We've changed the name of the company to the east end mushroom company. This is Randy I just wanted to give you a quick word about my experience with work with you on this project. Working with Paul from Advanced Food dehydrator was great. The AirFlow-260 was very well built and works excellent and did everything Paul said it would do. Randy T Organic Farmer / Food Processor / Entrepreneur. Please review the proper way to make beef jerky, copied and pasted from the USDA website.
(Copied from the USDA website). Why is temperature important when making jerky? O157:H7 from homemade jerky raise questions about the safety of traditional drying methods for making beef and venison jerky. The USDA Meat and Poultry Hotline's current recommendation for making jerky safely is to heat meat to 160 °F and poultry to 165 °F before the dehydrating process.

This step assures that any bacteria present will be destroyed by wet heat. But most dehydrator instructions do not include this step, and a dehydrator may not reach temperatures high enough to heat meat to or 165 °F. Why is it a food safety concern to dry meat without first heating it to 160 °F?

The danger in dehydrating meat and poultry without cooking it to a safe temperature first is that the appliance will not heat the meat to 160 °F and poultry to 165 °F temperatures at which bacteria are destroyed before the dehydrating process. After drying, bacteria become much more heat resistant. Within a dehydrator or low-temperature oven, evaporating moisture absorbs most of the heat. Thus, the meat itself does not begin to rise in temperature until most of the moisture has evaporated. Therefore, when the dried meat temperature finally begins to rise, the bacteria have become more heat resistant and are more likely to survive.

If these surviving bacteria are pathogenic, they can cause foodborne illness to those consuming the jerky. When raw meat or poultry is dehydrated at home either in a warm oven or a food dehydrator to make jerky which will be stored on the shelf, pathogenic bacteria are likely to survive the dry heat of a warm oven and especially the 130 to 140 °F of a food dehydrator.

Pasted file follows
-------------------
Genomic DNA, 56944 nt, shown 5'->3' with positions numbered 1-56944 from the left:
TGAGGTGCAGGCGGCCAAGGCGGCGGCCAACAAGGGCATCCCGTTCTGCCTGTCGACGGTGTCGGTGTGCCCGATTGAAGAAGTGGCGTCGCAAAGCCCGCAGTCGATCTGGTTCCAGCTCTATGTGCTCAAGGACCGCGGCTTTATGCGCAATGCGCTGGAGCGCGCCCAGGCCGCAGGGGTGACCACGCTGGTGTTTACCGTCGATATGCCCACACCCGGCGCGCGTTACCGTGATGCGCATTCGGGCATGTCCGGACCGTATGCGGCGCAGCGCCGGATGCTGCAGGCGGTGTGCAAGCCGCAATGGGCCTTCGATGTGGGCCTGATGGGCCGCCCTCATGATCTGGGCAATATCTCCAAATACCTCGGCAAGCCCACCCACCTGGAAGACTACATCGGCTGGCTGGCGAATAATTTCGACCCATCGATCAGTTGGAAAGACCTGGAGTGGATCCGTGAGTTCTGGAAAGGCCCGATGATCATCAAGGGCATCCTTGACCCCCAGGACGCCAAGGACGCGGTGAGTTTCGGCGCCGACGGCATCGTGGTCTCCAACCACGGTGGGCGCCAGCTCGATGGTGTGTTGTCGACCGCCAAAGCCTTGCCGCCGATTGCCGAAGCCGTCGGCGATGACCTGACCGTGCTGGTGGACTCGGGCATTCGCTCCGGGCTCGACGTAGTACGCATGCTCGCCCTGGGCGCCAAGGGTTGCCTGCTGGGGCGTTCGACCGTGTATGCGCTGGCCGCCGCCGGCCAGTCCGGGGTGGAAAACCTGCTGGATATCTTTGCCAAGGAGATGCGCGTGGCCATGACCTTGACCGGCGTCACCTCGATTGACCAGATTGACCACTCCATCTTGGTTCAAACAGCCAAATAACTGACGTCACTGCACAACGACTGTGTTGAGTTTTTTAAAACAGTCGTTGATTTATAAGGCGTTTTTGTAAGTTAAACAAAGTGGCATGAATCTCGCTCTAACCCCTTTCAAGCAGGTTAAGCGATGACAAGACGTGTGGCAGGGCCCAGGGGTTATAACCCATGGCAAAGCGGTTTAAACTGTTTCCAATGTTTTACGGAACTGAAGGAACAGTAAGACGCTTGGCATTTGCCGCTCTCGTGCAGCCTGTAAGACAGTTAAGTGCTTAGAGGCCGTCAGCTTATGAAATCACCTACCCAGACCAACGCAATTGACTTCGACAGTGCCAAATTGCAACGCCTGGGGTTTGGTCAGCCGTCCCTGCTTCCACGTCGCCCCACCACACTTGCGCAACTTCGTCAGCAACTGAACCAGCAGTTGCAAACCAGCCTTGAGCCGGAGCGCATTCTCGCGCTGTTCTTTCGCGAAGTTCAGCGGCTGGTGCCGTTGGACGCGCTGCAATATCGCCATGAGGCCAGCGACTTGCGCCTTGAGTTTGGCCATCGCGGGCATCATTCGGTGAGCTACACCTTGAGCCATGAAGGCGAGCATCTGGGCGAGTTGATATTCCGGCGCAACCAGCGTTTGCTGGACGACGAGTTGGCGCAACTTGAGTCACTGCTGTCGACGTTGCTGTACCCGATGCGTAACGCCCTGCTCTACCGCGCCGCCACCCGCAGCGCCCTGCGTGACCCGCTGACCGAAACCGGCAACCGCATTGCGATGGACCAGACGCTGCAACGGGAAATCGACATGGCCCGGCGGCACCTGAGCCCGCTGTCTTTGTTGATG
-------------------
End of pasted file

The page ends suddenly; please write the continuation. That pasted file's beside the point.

Included here is the scientific background behind drying food to make it safe and the safest procedure to follow when making homemade jerky. This product is a nutrient-dense meat that has been made lightweight by drying.

A pound of meat or poultry weighs about four ounces after being made into jerky. Because most of the moisture is removed, it is shelf stable can be stored without refrigeration making it a handy food for backpackers and others who don't have access to refrigerators. Jerky is a food known at least since ancient Egypt. Humans made jerky from animal meat that was too big to eat all at once, such as bear, buffalo, or whales.

North American Indians mixed ground dried meat with dried fruit or suet to make pemmican. " "Biltong is dried meat or game used in many African countries.

Our word "jerky" came from the Spanish word charque. How can drying meat make it safe? Drying is the world's oldest and most common method of food preservation. Canning technology is less than 200 years old and freezing became practical only during this century when electricity became more and more available to people.

Drying technology is both simple and readily available to most of the world's culture. The scientific principal of preserving food by drying is that by removing moisture, enzymes cannot efficiently contact or react with the food. Whether these enzymes are bacterial, fungal, or naturally occurring autolytic enzymes from the raw food, preventing this enzymatic action preserves the food from biological action. What are the types of food drying? There are several types of food drying.

Two types of natural drying sun drying and "adiabatic" (shade) drying occur in open air. Adiabatic drying occurs without heat. Solar drying sometimes takes place in a special container that catches and captures the sun's heat. These types of drying are used mainly for fruits such as apricots, tomatoes, and grapes (to make raisins). Sun drying is not recommended for making meat jerky due to a lack of a steady heat source and the potential for contamination from animals, insects, dust, and bacteria.

Drying from an artificial heat source is done by placing food in either a warm oven or a food dehydrator. The main components of an electric food dehydrator include. Air flow to circulate the dry air.
Trays to hold the food during the drying process; and. Mesh or leather sheets to dry certain types of foods.

But most dehydrator instructions do not include this step, and a dehydrator may not reach temperatures high enough to heat meat to 160 °F or 165 °F. After heating to 160 °F or 165 °F, maintaining a constant dehydrator temperature of 130 to 140 °F during the drying process is important because. The process must be fast enough to dry food before it spoils; and.

It must remove enough water that microorganisms are unable to grow. What research findings exist on the safety of jerky? "Effects of Preparation Methods on the Microbiological Safety of Home-Dried Meat Jerky" was published in the. The authors are from the University of Georgia Brian A.